I’m reading Margaret Attwood’s The Testaments; which fans of The Handmaid’s Tale will definitely love. I’m particularly enjoying the fleshing out of Aunt Lydia, who is such a terrifying and complex character. I’m also reading Flora Curiosa, which is a collection of classic short stories in the rather niche genre of ‘Botany Gothic’. I’ve become obsessed with building out my plant collection during lockdown, so I’ve become fascinated with all things botanical.
 
What’s next from you?

I’m bringing some of the skills I developed whilst working on Crystal of Storms, to Bardsung (Steamforged Games) a tabletop cooperative dungeon explorer. I’ll be writing and narratively designing the project, which is a fantastic challenge. I’ve also working on a few film, TV and game projects, which are sadly still in the Vault of Secrecy at the moment.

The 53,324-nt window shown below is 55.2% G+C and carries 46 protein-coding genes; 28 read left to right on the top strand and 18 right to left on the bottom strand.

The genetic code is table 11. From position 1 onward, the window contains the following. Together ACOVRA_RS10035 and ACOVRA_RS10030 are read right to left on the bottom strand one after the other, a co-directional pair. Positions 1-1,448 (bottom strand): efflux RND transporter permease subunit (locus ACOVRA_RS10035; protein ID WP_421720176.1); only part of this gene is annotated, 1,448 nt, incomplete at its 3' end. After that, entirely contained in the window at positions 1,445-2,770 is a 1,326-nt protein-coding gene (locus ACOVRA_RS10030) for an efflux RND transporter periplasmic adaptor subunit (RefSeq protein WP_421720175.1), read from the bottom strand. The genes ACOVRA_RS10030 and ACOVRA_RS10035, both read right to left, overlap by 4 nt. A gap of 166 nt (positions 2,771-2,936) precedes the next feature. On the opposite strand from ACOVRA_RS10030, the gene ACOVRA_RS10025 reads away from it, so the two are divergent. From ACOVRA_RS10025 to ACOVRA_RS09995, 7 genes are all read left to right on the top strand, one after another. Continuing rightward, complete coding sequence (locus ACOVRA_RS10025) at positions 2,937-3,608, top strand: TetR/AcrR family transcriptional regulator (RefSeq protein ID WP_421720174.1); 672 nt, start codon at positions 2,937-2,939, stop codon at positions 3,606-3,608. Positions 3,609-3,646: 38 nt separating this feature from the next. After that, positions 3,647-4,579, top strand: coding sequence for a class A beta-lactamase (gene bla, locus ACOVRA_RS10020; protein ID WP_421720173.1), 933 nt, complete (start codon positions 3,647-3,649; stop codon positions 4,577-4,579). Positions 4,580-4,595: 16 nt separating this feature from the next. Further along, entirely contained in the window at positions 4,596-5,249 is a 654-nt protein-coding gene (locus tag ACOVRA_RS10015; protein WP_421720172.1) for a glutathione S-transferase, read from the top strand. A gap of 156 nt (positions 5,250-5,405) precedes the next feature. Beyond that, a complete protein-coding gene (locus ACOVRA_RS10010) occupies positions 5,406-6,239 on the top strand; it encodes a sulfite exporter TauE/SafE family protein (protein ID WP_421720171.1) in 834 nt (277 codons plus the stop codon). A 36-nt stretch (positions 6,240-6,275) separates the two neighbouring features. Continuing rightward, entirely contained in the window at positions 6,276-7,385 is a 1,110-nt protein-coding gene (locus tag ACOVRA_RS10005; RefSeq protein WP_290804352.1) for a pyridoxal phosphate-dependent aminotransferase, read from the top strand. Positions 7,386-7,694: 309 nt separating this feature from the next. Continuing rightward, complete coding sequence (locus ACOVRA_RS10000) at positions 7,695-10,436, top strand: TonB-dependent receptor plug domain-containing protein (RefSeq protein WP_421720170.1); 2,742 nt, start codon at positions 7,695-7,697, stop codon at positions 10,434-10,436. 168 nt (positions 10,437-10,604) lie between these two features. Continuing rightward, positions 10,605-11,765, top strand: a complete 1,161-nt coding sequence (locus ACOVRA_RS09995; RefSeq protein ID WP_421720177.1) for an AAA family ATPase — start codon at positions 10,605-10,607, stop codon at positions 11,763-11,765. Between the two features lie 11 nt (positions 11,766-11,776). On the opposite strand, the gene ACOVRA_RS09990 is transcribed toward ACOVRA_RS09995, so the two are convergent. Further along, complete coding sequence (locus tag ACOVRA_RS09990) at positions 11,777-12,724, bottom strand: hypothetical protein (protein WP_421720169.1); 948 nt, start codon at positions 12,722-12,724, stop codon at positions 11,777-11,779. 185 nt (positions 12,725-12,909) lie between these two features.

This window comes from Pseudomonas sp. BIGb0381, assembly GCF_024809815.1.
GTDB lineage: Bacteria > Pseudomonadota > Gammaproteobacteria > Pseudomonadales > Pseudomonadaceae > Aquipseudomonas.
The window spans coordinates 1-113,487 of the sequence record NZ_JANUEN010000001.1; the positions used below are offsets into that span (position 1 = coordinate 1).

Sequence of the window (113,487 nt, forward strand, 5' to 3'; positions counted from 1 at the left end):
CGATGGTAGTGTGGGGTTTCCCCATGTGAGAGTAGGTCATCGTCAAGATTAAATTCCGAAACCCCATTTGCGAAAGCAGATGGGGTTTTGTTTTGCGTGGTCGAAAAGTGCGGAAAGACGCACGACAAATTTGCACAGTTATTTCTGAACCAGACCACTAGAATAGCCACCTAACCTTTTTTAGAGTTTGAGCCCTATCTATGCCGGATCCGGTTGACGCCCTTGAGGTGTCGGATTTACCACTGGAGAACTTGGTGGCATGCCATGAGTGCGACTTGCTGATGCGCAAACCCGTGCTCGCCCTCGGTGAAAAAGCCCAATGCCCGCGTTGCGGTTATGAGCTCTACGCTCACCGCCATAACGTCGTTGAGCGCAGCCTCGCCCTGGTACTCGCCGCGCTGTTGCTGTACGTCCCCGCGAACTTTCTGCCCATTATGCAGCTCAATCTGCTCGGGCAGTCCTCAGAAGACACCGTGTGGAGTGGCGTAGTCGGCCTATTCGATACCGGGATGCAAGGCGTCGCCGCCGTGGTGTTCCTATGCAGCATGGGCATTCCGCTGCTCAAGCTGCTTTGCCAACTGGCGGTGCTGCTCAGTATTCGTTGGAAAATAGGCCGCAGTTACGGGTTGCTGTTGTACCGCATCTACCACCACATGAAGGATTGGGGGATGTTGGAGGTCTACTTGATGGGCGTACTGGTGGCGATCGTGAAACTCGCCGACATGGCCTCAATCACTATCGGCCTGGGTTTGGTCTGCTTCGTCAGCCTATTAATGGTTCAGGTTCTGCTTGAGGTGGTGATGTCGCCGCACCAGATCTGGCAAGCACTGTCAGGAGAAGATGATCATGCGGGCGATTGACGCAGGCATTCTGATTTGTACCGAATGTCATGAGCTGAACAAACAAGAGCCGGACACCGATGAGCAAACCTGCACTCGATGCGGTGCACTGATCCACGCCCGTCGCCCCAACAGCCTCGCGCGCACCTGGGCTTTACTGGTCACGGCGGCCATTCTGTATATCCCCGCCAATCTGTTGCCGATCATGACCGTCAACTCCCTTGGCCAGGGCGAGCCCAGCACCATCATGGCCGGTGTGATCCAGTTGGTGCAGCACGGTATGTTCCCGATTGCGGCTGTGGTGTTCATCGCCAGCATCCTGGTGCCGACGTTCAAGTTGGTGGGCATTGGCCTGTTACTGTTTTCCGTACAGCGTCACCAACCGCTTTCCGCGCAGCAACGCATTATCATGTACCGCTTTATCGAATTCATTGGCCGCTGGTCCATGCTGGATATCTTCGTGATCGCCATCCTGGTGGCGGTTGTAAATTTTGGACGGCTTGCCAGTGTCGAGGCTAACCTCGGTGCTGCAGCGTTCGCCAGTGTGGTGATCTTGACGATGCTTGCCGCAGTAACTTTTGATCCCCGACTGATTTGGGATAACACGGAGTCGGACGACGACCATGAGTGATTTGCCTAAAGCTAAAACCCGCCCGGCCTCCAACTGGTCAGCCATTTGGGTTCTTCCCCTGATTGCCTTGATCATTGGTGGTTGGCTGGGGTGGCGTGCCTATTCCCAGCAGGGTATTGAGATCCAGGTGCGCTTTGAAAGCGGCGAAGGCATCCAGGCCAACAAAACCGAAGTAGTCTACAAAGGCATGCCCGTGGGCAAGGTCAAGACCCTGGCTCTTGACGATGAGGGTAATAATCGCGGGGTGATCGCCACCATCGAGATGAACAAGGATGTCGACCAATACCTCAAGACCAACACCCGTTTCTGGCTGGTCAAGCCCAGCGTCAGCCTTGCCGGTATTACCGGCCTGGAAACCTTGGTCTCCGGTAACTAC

Ian Livingstone

What do you think has prompted a renewed interest in Fighting Fantasy?

Being interactive, Fighting Fantasy books naturally resonate with today’s children. Part book, part game, the readers decide where the story goes which is empowering and more engaging than a traditional book. Set in worlds of monsters and magic adds a further layer of excitement to stimulate children’s imaginations. In parallel, there has also been a huge revival in Dungeons & Dragons, and Warhammer has never been more popular. 

Which is your favourite of the adventures?